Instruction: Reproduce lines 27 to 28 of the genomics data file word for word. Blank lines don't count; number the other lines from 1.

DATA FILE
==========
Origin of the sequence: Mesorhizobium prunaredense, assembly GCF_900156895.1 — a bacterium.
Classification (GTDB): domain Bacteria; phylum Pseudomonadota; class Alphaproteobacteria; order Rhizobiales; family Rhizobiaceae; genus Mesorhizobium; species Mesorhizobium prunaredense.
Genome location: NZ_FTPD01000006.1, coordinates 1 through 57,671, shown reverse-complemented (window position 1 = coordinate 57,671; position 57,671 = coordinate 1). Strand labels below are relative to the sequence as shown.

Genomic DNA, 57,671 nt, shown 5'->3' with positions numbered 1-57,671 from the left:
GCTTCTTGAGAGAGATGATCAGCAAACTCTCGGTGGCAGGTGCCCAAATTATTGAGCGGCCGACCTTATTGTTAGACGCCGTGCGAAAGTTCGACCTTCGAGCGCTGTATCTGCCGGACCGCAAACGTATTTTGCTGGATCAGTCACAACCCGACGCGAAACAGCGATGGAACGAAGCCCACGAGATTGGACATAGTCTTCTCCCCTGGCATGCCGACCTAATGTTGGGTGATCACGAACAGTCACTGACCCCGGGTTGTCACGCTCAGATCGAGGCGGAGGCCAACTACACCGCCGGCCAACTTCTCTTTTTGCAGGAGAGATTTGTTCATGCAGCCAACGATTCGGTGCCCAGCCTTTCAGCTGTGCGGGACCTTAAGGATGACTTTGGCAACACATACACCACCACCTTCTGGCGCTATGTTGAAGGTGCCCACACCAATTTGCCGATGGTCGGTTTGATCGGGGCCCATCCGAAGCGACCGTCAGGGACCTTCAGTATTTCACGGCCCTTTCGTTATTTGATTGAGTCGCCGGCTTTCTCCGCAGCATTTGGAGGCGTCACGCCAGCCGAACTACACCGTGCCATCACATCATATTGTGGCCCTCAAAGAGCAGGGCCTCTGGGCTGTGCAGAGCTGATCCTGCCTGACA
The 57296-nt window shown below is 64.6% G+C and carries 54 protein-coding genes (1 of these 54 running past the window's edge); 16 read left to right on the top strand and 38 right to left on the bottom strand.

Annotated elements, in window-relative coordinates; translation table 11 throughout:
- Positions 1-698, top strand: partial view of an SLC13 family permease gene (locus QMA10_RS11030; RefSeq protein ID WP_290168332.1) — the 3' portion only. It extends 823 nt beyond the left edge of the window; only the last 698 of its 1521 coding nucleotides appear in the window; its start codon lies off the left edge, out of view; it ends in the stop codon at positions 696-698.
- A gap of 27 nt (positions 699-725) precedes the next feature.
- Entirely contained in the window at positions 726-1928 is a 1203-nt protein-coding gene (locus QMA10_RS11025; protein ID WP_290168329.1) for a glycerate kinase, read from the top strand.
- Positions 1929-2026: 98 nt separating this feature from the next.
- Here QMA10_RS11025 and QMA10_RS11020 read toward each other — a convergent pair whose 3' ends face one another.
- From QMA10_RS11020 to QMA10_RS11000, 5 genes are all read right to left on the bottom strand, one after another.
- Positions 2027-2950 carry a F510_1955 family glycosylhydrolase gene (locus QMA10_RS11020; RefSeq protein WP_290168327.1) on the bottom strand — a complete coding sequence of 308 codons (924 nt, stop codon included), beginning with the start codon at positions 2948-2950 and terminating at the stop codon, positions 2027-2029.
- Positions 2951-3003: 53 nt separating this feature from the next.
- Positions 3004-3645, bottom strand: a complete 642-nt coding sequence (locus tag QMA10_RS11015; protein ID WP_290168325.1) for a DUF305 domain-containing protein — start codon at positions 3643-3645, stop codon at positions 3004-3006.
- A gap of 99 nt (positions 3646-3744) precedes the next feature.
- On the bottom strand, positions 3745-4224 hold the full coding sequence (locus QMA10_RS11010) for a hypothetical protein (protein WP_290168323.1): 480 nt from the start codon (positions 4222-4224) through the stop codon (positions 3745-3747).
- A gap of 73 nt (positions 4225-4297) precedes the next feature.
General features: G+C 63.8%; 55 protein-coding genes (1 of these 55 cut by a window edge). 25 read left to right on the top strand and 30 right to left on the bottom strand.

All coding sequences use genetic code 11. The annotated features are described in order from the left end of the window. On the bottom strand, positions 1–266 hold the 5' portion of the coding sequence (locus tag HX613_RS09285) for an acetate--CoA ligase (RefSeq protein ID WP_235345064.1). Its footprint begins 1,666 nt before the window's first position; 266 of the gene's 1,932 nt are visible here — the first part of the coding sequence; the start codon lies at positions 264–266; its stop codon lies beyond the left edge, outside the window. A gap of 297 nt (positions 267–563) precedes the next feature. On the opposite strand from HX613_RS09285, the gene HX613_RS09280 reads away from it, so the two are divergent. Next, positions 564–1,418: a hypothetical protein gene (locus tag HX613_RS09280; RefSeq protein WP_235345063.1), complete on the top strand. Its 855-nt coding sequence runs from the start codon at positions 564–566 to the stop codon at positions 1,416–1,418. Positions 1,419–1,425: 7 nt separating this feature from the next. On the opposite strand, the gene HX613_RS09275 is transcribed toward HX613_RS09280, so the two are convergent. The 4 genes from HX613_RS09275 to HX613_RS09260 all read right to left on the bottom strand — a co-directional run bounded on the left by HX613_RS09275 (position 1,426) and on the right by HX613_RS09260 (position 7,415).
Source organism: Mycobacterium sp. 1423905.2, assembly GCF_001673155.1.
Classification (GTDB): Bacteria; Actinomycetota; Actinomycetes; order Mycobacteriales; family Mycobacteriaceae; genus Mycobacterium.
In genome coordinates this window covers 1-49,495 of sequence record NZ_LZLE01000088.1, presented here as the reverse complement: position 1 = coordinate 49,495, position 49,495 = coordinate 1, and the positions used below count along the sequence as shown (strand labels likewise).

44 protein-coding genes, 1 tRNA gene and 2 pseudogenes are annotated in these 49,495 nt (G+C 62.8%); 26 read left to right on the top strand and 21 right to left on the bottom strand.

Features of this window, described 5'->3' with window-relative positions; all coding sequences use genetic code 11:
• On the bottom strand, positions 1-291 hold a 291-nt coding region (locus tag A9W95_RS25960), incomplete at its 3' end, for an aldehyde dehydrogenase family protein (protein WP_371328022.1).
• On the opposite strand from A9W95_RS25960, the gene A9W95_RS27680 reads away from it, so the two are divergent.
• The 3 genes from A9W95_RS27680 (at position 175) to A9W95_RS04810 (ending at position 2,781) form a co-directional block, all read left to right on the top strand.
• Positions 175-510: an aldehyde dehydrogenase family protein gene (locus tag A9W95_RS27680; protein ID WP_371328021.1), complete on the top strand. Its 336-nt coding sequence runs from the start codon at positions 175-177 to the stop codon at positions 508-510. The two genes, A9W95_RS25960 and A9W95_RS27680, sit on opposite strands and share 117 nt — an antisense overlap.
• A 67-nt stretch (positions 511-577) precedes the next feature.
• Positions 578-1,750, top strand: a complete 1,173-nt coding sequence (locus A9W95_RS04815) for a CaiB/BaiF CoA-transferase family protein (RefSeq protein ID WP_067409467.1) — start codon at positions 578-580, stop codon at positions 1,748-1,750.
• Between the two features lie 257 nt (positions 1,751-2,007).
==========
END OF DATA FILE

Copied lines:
• On the bottom strand, positions 1-291 hold a 291-nt coding region (locus tag A9W95_RS25960), incomplete at its 3' end, for an aldehyde dehydrogenase family protein (protein WP_371328022.1).
• On the opposite strand from A9W95_RS25960, the gene A9W95_RS27680 reads away from it, so the two are divergent.